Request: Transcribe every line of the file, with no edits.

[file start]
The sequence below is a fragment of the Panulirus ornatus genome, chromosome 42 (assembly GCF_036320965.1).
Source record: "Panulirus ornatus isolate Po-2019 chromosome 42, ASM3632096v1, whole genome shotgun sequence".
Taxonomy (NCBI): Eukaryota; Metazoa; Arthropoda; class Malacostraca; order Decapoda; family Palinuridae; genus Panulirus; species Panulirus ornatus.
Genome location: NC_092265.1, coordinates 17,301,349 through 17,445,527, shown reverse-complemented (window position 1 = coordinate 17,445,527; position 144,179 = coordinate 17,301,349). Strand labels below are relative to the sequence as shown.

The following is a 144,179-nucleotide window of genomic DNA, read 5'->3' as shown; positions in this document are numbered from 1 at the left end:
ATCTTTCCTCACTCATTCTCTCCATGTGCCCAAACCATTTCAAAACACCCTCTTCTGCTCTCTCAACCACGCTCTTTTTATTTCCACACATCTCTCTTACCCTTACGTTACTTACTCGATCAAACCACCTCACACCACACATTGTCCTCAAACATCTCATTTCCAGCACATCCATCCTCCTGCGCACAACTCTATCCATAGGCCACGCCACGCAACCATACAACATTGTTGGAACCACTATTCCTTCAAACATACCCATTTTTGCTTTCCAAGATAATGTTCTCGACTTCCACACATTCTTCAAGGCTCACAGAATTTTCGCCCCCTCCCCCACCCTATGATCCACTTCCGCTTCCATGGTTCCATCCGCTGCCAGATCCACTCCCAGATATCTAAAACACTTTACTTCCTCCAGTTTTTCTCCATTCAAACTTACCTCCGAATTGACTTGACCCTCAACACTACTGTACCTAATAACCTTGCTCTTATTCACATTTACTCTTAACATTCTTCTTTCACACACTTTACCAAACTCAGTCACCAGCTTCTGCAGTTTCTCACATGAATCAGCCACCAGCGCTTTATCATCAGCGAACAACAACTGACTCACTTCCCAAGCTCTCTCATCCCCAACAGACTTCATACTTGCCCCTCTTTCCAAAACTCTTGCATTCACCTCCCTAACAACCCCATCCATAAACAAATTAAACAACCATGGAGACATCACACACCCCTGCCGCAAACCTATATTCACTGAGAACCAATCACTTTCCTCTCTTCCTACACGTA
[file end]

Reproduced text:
The sequence below is a fragment of the Panulirus ornatus genome, chromosome 42 (assembly GCF_036320965.1).
Source record: "Panulirus ornatus isolate Po-2019 chromosome 42, ASM3632096v1, whole genome shotgun sequence".
Taxonomy (NCBI): Eukaryota; Metazoa; Arthropoda; class Malacostraca; order Decapoda; family Palinuridae; genus Panulirus; species Panulirus ornatus.
Genome location: NC_092265.1, coordinates 17,301,349 through 17,445,527, shown reverse-complemented (window position 1 = coordinate 17,445,527; position 144,179 = coordinate 17,301,349). Strand labels below are relative to the sequence as shown.

The following is a 144,179-nucleotide window of genomic DNA, read 5'->3' as shown; positions in this document are numbered from 1 at the left end:
ATCTTTCCTCACTCATTCTCTCCATGTGCCCAAACCATTTCAAAACACCCTCTTCTGCTCTCTCAACCACGCTCTTTTTATTTCCACACATCTCTCTTACCCTTACGTTACTTACTCGATCAAACCACCTCACACCACACATTGTCCTCAAACATCTCATTTCCAGCACATCCATCCTCCTGCGCACAACTCTATCCATAGGCCACGCCACGCAACCATACAACATTGTTGGAACCACTATTCCTTCAAACATACCCATTTTTGCTTTCCAAGATAATGTTCTCGACTTCCACACATTCTTCAAGGCTCACAGAATTTTCGCCCCCTCCCCCACCCTATGATCCACTTCCGCTTCCATGGTTCCATCCGCTGCCAGATCCACTCCCAGATATCTAAAACACTTTACTTCCTCCAGTTTTTCTCCATTCAAACTTACCTCCGAATTGACTTGACCCTCAACACTACTGTACCTAATAACCTTGCTCTTATTCACATTTACTCTTAACATTCTTCTTTCACACACTTTACCAAACTCAGTCACCAGCTTCTGCAGTTTCTCACATGAATCAGCCACCAGCGCTTTATCATCAGCGAACAACAACTGACTCACTTCCCAAGCTCTCTCATCCCCAACAGACTTCATACTTGCCCCTCTTTCCAAAACTCTTGCATTCACCTCCCTAACAACCCCATCCATAAACAAATTAAACAACCATGGAGACATCACACACCCCTGCCGCAAACCTATATTCACTGAGAACCAATCACTTTCCTCTCTTCCTACACGTA